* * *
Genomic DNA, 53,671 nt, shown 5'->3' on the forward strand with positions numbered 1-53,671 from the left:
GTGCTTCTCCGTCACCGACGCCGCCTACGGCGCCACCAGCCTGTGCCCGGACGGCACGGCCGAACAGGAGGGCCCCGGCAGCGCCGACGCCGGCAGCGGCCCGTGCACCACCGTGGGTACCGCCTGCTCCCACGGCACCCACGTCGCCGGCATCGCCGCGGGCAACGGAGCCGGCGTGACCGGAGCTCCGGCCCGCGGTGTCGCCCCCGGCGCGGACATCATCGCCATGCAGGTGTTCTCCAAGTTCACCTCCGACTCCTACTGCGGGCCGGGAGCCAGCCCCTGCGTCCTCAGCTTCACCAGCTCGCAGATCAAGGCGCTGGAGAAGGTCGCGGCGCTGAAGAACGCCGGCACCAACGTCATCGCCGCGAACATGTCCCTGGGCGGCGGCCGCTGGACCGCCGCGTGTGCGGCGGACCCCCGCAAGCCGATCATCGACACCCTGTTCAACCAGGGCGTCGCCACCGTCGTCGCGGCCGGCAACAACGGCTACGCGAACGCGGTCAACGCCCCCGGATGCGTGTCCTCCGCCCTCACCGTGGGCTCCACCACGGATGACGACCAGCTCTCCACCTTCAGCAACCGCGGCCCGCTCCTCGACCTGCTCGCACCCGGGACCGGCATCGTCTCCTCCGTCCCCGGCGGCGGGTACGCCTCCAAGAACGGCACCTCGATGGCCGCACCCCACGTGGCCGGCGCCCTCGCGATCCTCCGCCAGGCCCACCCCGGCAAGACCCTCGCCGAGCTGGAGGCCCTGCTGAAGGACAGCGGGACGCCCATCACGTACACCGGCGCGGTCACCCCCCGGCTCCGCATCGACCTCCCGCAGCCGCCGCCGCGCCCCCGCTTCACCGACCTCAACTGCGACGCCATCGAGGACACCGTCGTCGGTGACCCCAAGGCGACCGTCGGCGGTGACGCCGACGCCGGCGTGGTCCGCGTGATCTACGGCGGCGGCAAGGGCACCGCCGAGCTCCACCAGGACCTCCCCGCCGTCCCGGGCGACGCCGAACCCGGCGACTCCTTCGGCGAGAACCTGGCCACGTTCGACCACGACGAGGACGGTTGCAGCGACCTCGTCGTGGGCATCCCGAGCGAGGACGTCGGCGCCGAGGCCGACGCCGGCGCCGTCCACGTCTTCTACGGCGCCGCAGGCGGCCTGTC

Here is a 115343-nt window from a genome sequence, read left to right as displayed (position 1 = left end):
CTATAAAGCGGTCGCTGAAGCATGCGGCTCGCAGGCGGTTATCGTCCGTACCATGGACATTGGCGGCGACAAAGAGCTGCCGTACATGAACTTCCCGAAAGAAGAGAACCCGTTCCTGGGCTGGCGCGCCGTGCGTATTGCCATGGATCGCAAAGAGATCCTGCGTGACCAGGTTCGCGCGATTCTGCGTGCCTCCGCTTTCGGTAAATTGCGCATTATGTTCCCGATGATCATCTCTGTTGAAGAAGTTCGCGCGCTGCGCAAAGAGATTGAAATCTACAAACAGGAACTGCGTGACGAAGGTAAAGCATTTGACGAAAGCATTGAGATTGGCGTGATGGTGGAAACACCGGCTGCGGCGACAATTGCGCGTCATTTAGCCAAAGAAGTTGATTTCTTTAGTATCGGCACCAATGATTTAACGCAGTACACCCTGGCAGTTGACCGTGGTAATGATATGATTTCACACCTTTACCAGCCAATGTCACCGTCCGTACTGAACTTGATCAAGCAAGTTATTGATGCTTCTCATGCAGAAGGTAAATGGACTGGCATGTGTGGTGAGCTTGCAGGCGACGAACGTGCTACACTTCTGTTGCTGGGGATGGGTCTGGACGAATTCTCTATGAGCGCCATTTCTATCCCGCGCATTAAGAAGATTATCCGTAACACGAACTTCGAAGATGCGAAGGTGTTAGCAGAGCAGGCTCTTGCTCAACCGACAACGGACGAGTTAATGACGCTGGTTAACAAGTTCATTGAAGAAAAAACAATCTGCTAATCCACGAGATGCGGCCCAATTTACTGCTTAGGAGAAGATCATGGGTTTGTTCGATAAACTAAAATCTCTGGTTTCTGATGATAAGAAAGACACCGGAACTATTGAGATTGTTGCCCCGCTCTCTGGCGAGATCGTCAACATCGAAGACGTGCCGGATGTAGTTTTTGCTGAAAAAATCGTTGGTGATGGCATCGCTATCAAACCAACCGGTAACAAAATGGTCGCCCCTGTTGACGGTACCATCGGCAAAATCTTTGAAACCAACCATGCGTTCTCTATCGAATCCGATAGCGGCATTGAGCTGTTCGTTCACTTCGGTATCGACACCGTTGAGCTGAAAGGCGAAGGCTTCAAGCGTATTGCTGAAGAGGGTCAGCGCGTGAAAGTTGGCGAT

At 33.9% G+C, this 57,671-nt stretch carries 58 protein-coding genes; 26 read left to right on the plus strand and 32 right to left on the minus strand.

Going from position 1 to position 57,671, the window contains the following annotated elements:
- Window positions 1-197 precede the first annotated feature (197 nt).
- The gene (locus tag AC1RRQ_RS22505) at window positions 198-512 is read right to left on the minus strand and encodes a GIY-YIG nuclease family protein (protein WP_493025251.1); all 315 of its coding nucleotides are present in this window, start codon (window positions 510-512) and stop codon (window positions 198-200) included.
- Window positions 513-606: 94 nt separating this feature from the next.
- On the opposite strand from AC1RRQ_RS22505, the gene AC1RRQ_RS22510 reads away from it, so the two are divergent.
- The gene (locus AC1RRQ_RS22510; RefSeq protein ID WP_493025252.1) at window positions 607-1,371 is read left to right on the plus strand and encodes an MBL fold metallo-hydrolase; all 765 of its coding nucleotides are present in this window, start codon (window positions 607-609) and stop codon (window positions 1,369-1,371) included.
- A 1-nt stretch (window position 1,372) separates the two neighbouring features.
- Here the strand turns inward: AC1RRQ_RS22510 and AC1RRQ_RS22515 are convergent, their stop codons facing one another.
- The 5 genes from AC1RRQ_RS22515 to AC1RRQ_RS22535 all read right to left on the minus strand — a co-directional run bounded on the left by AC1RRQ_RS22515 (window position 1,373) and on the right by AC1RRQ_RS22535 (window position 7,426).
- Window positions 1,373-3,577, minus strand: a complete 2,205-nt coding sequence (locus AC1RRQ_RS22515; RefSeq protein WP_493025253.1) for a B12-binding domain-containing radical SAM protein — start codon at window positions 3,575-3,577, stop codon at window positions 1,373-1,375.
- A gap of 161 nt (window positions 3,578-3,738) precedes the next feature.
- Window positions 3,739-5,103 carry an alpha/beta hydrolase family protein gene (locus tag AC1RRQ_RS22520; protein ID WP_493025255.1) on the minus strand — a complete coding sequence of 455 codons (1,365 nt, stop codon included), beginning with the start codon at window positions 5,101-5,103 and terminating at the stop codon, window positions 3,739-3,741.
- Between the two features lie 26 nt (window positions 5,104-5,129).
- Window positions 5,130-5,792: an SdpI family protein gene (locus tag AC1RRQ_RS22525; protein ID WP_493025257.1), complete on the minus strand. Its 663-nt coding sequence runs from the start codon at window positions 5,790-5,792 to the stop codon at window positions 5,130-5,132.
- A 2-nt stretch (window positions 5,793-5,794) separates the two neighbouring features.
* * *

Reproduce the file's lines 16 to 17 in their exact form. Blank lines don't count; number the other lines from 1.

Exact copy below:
- A gap of 161 nt (window positions 3,578-3,738) precedes the next feature.
- Window positions 3,739-5,103 carry an alpha/beta hydrolase family protein gene (locus tag AC1RRQ_RS22520; protein ID WP_493025255.1) on the minus strand — a complete coding sequence of 455 codons (1,365 nt, stop codon included), beginning with the start codon at window positions 5,101-5,103 and terminating at the stop codon, window positions 3,739-3,741.